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The QSEP 2 enrolment journey: Challenges, tips, and insight for practitioner hopefuls

Resilience, mental toughness, tenacity, perseverance, and hope. All words that most Sport Psychologists are intimately familiar with, usually as a result of teaching others how best to keep moving forward in the face of adversity. What I did not anticipate however, was how essential all these traits would be during my enrolment onto the Qualification in Sport and Exercise Psychology Stage 2 (QSEP2). For those who don’t know, the QSEP 2 is the final stage of training for those on the road to becoming a Sport and Exercise Psychologist accredited with the British Psychological Society (BPS), the Health Care and Professions Council (HCPC); and the Acronym Overuse Society (AOS) – just kidding.

In order to qualify as an accredited Sport and Exercise Psychologist, candidates must demonstrate their competency through assessments, career development, reflections, doctoral level research, a viva, and a significant amount of Sport psych consultation, planning, communication and presentation time over 2+ years. Often this all comes with a part-time job on the side as the course is self-funded and having a constant stream of clients is not always possible.

So, considering I've only just got on this challenging course, why am I writing about – and referring to – the application process as a journey? Because as with any good journey it’s long, challenging, full of learning moments, and ultimately rewarding.

Leaving a Masters you can often wonder which direction do I take now?

The first hurdle most will face is finding a supervisor who ideally you can work well alongside, is near enough for face to face meetings, and who may be able to provide a placement opportunity for you to gain working experience. The BPS provide a handy website ( for finding potential supervisors, but unfortunately there isn’t a huge list to choose from. When I began looking for a supervisor there were under 50 potential supervisors on the registry in the whole of the UK. Initially I kept my search to the south as I live that way, however after contacting eight southern-based supervisors, only one of which was accepting new supervisees, I decided to expand my search. Eventually I settled on a supervisor who I had worked with during my Masters degree at Loughborough and who was happy to meet both in person and via web call. This was the first learning point for me as I enrolled, that I would have to come to terms with long commutes and dodgy internet connections on calls if I was to gain the experience and supervision required. I will admit here that, perhaps naively, I had assumed there would be far more supervisors taking on new trainees near London than in fact there were.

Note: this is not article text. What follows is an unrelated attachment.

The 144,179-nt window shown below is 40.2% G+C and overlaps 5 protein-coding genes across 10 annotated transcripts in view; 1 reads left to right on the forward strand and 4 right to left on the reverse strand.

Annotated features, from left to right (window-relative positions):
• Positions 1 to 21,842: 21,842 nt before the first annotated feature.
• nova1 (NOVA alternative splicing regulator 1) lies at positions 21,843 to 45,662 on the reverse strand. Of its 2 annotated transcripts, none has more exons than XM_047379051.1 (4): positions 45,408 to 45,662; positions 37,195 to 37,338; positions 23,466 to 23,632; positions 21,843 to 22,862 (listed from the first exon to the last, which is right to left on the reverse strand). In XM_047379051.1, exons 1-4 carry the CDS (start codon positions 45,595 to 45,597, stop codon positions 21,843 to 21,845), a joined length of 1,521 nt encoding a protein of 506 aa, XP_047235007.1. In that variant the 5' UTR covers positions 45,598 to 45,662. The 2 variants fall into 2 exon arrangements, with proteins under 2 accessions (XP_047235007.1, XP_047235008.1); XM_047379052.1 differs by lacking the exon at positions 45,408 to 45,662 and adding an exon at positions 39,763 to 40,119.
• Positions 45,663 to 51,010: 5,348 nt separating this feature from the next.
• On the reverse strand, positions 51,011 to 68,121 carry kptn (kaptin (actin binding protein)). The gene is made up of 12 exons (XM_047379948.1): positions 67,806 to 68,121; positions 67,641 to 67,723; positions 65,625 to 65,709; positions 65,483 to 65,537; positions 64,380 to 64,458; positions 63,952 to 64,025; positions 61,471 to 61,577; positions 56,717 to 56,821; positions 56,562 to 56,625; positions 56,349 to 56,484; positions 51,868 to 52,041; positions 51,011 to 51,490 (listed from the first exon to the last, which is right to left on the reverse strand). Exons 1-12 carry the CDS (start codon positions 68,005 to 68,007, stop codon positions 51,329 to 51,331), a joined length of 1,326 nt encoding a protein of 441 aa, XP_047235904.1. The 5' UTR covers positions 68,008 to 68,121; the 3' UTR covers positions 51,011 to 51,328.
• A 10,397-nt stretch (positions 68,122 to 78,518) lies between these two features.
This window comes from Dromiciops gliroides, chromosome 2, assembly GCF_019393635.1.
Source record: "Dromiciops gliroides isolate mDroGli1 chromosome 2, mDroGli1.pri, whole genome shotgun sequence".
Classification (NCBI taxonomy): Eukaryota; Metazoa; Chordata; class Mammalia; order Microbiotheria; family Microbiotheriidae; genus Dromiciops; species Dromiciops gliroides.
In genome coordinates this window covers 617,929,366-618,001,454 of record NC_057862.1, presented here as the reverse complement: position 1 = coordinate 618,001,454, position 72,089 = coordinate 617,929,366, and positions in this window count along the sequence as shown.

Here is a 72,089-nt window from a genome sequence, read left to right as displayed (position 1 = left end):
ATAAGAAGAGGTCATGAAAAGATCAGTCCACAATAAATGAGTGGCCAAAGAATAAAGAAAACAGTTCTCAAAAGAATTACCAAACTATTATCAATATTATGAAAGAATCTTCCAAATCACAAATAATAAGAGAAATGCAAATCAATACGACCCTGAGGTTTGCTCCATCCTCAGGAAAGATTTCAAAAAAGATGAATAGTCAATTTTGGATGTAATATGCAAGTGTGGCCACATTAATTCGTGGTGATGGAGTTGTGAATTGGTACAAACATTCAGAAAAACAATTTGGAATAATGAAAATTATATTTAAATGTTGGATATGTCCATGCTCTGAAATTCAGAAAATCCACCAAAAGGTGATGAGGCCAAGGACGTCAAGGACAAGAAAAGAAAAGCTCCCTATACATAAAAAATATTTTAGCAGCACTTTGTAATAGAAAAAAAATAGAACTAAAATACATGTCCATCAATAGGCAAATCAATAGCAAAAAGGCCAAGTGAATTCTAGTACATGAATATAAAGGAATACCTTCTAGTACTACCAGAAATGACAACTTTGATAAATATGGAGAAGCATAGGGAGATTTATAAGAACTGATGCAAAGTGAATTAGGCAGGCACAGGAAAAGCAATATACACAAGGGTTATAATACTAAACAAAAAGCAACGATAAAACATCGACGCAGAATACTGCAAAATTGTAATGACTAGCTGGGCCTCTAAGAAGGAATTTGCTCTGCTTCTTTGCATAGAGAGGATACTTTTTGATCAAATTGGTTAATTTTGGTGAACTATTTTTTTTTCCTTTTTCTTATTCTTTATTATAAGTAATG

If nothing else, the enrolment process can serve as a big reality-check. Unfortunately, it’s not always the case you can leave university with a master’s degree and jump straight into work as a Trainee Sport Psych with any top tier sport team; unless you are very well connected, or you are lucky enough to have a supervisor that can provide a placement for you. Which leads me to the next hurdle: finding a placement opportunity, let alone one willing to pay.

Personally, one of the toughest aspects of the enrolment process I found was finding a placement that’s a good fit for your experience needs, is willing to allow you to work with their team and are happy to pay for (at minimum) your travel costs incurred whilst helping the team. Unfortunately, as in wider sport, the landscape is awash with teams and coaches looking for free support due to tight budgets, or the more successful organisations offering volunteer roles as competition for a foot in the door at the top level is fierce. Ultimately, after talks with established Sport Psychologists I found the perception to be that working for free can undermine the value of the profession on the whole and that where possible this should be avoided, however the reality is that if you want a convenient, appropriate and relatively stress-free placement process then offering services for free (initially) is a pragmatic way in.